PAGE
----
GovernorNet.co.uk was a UK government website with information for school governors. It was closed by the Department for Education in April 2011, with a recommendation to governors to use the variety of forums that are available including UK Governors and TES Connect.
Independent schools, and public schools in particular, generally have governing bodies, although by their very nature, such schools usually decide on their own requirements for their composition.
A study published in 1995 examined whether they were bodies of 'active citizens' providing opportunities for democratic participation in the governance of schools or unpaid volunteers doing the bidding of the state. It also found that the composition and functioning of governing bodies was shaped by the social divisions of class, race and gender.
Education in England is overseen by the United Kingdom's Department for Education. Local government authorities are responsible for implementing policy for public education and state-funded schools at a local level.
Education in Northern Ireland differs from systems used elsewhere in the United Kingdom, although it is relatively similar to Wales. A child's age on 1 July determines the point of entry into the relevant stage of education, unlike England and Wales where it is 1 September. Northern Ireland's results at GCSE and A-Level are consistently top in the UK. At A-Level and BTEC level 3, one third of students in Northern Ireland achieved A and distinction grades in 2007, which is a higher proportion than in England and Wales.
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The National Governance Association (NGA), founded as the National Governors' Association, is a representative body for school governors and trustees of state-funded schools in England. It was formed in February 2006 via the merger of two predecessor organisations: the National Governors’ Council (NGC) and the National Association of School Governors (NASG). It has its headquarters in Birmingham.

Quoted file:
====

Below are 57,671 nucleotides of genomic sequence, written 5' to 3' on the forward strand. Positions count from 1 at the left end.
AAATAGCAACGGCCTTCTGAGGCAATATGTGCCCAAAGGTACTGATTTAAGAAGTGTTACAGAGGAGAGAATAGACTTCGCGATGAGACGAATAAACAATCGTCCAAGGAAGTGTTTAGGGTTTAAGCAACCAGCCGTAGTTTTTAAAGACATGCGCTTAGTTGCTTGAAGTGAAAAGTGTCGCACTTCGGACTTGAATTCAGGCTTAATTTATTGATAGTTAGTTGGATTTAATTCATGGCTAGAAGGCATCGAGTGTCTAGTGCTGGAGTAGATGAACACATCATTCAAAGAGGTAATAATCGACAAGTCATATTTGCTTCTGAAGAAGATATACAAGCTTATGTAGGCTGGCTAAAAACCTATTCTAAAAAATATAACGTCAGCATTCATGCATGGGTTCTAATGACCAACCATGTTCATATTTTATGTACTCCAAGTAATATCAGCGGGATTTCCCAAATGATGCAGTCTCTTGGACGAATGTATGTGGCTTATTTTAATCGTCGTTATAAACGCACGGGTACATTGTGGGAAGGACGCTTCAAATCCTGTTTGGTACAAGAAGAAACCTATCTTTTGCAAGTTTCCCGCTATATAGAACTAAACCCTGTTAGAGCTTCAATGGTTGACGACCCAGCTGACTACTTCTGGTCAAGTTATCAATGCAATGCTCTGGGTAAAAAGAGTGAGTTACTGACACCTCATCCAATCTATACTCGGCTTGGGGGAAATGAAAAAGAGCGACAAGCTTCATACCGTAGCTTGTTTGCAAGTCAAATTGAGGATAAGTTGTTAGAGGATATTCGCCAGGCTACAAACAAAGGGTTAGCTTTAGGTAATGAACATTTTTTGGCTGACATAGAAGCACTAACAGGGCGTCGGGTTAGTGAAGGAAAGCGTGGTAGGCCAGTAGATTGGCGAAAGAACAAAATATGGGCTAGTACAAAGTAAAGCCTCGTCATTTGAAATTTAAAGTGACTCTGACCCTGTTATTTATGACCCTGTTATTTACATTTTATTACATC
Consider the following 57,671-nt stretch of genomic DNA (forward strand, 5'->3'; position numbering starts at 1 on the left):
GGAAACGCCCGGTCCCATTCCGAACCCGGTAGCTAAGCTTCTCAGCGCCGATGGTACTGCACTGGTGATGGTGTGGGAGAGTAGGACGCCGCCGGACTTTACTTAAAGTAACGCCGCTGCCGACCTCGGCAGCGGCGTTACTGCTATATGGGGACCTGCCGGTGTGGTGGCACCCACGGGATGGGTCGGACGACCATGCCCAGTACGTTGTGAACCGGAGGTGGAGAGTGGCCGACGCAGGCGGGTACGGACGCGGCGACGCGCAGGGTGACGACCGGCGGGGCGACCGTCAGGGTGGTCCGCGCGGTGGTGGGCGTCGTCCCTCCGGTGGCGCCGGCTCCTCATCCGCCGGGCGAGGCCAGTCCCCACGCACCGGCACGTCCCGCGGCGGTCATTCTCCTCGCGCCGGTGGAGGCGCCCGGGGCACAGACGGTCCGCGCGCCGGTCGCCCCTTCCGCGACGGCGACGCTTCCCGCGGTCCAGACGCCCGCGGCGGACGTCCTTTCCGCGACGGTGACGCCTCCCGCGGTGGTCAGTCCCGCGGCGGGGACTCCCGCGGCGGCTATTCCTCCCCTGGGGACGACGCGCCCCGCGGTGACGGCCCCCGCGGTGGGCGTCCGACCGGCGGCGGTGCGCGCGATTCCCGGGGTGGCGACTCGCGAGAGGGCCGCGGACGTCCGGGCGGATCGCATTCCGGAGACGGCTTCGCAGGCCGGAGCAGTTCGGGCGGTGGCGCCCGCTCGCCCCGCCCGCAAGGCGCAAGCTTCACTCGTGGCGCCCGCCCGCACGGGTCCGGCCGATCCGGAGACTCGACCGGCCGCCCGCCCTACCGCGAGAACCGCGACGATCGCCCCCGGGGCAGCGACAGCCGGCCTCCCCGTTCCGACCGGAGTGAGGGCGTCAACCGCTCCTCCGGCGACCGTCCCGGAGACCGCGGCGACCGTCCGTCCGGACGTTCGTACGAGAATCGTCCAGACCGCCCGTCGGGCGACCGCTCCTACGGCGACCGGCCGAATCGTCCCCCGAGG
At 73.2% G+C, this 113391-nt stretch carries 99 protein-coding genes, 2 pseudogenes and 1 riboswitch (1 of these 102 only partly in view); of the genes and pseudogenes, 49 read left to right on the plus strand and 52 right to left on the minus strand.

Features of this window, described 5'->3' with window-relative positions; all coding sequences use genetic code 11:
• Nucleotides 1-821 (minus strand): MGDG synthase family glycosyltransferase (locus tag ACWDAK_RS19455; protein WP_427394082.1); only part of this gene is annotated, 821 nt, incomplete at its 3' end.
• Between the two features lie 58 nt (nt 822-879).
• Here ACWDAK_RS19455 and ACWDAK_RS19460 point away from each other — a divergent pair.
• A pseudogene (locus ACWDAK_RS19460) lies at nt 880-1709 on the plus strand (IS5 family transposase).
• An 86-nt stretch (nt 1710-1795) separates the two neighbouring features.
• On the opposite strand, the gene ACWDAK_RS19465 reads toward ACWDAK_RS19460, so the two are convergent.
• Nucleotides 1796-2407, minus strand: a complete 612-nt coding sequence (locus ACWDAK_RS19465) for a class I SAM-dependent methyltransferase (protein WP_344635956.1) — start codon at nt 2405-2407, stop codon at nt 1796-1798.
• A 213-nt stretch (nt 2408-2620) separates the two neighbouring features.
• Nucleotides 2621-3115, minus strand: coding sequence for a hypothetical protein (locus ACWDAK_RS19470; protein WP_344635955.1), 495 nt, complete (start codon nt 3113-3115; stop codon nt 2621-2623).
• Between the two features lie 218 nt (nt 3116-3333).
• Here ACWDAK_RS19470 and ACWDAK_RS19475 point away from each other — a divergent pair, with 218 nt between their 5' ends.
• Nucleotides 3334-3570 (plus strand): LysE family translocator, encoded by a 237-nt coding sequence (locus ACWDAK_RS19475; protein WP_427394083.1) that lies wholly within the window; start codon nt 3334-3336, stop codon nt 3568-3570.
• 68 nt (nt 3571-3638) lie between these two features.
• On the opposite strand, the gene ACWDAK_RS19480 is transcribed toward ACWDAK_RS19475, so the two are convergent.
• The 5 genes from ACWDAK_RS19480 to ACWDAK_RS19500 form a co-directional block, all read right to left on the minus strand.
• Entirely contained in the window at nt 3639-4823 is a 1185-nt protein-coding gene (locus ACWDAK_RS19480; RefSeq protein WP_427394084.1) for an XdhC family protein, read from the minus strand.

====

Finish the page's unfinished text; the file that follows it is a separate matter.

Outwood Academy Ormesby is a mixed secondary school with academy status, located in the Netherfields area of Middlesbrough, England. It has an enrolment of 900 pupils ages 11 to 16, with a comprehensive admissions policy.
A voluntary aided school is a state-funded school in England and Wales in which a foundation or trust, contributes to building costs and has a substantial influence in the running of the school. In most cases the foundation or trust owns the buildings.
The Education Act 2011 is an Act of the Parliament of the United Kingdom. It was the first major piece of education legislation to be introduced by the coalition government, and makes changes to many areas of educational policy, including the power of school staff to discipline students, the manner in which newly trained teachers are supervised, the regulation of qualifications, the administration of local authority maintained schools, academies, the provision of post-16 education, including vocational apprenticeships, and student finance for higher education.
English state-funded schools, commonly known as state schools, provide education to pupils between the ages of 3 and 18 without charge. Approximately 93% of English schoolchildren attend 20,000 or so such schools. Since 2008 about 75% have attained "academy status", which essentially gives them a higher budget per pupil from the Department for Education.
Multi-Academy Trust (MAT) or academy chain is an academy trust that operates more than one academy school. Academy schools are state-funded schools in England which are directly funded by the Department for Education and independent of local authority control. The terms of the arrangements are set out in individual Academy Funding Agreements. The group of schools in a multi-academy trust work together under a shared academy funding agreement.
The European Schools is an intergovernmental organisation, which has established, finances, and administers a small group of multilingual international schools, bearing the title "European School", which exist primarily to offer an education to the children of European Union (EU) staff; offers accreditation to other schools, bearing the title "Accredited European School", under national jurisdiction within EU member states to provide its curriculum; and oversees the provision of the secondary school leaving diploma, the European Baccalaureate.